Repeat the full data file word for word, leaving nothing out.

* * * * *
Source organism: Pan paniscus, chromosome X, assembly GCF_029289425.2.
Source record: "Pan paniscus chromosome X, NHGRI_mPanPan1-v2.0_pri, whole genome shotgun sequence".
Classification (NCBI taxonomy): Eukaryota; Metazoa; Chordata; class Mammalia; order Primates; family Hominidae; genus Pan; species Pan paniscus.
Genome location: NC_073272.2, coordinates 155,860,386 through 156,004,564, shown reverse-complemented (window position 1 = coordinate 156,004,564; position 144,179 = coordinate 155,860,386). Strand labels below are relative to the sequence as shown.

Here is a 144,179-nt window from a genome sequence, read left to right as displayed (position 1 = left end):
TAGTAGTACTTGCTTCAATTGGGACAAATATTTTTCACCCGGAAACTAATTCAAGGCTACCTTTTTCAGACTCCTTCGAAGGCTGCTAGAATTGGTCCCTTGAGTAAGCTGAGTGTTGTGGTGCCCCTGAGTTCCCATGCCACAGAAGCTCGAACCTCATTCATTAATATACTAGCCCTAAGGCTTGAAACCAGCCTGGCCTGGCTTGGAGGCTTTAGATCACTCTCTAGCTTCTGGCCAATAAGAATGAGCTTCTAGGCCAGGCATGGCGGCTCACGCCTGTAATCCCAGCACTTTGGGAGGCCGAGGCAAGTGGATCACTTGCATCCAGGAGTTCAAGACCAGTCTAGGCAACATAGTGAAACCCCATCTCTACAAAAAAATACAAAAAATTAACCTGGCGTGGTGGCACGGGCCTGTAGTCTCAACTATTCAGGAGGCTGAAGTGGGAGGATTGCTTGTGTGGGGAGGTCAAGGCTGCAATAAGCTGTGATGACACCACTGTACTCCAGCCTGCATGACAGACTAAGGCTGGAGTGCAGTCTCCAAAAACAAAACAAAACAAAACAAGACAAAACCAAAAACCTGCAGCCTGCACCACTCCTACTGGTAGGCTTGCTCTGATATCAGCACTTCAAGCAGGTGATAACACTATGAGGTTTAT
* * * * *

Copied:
Source organism: Pan paniscus, chromosome X, assembly GCF_029289425.2.
Source record: "Pan paniscus chromosome X, NHGRI_mPanPan1-v2.0_pri, whole genome shotgun sequence".
Classification (NCBI taxonomy): Eukaryota; Metazoa; Chordata; class Mammalia; order Primates; family Hominidae; genus Pan; species Pan paniscus.
Genome location: NC_073272.2, coordinates 155,860,386 through 156,004,564, shown reverse-complemented (window position 1 = coordinate 156,004,564; position 144,179 = coordinate 155,860,386). Strand labels below are relative to the sequence as shown.

Here is a 144,179-nt window from a genome sequence, read left to right as displayed (position 1 = left end):
TAGTAGTACTTGCTTCAATTGGGACAAATATTTTTCACCCGGAAACTAATTCAAGGCTACCTTTTTCAGACTCCTTCGAAGGCTGCTAGAATTGGTCCCTTGAGTAAGCTGAGTGTTGTGGTGCCCCTGAGTTCCCATGCCACAGAAGCTCGAACCTCATTCATTAATATACTAGCCCTAAGGCTTGAAACCAGCCTGGCCTGGCTTGGAGGCTTTAGATCACTCTCTAGCTTCTGGCCAATAAGAATGAGCTTCTAGGCCAGGCATGGCGGCTCACGCCTGTAATCCCAGCACTTTGGGAGGCCGAGGCAAGTGGATCACTTGCATCCAGGAGTTCAAGACCAGTCTAGGCAACATAGTGAAACCCCATCTCTACAAAAAAATACAAAAAATTAACCTGGCGTGGTGGCACGGGCCTGTAGTCTCAACTATTCAGGAGGCTGAAGTGGGAGGATTGCTTGTGTGGGGAGGTCAAGGCTGCAATAAGCTGTGATGACACCACTGTACTCCAGCCTGCATGACAGACTAAGGCTGGAGTGCAGTCTCCAAAAACAAAACAAAACAAAACAAGACAAAACCAAAAACCTGCAGCCTGCACCACTCCTACTGGTAGGCTTGCTCTGATATCAGCACTTCAAGCAGGTGATAACACTATGAGGTTTAT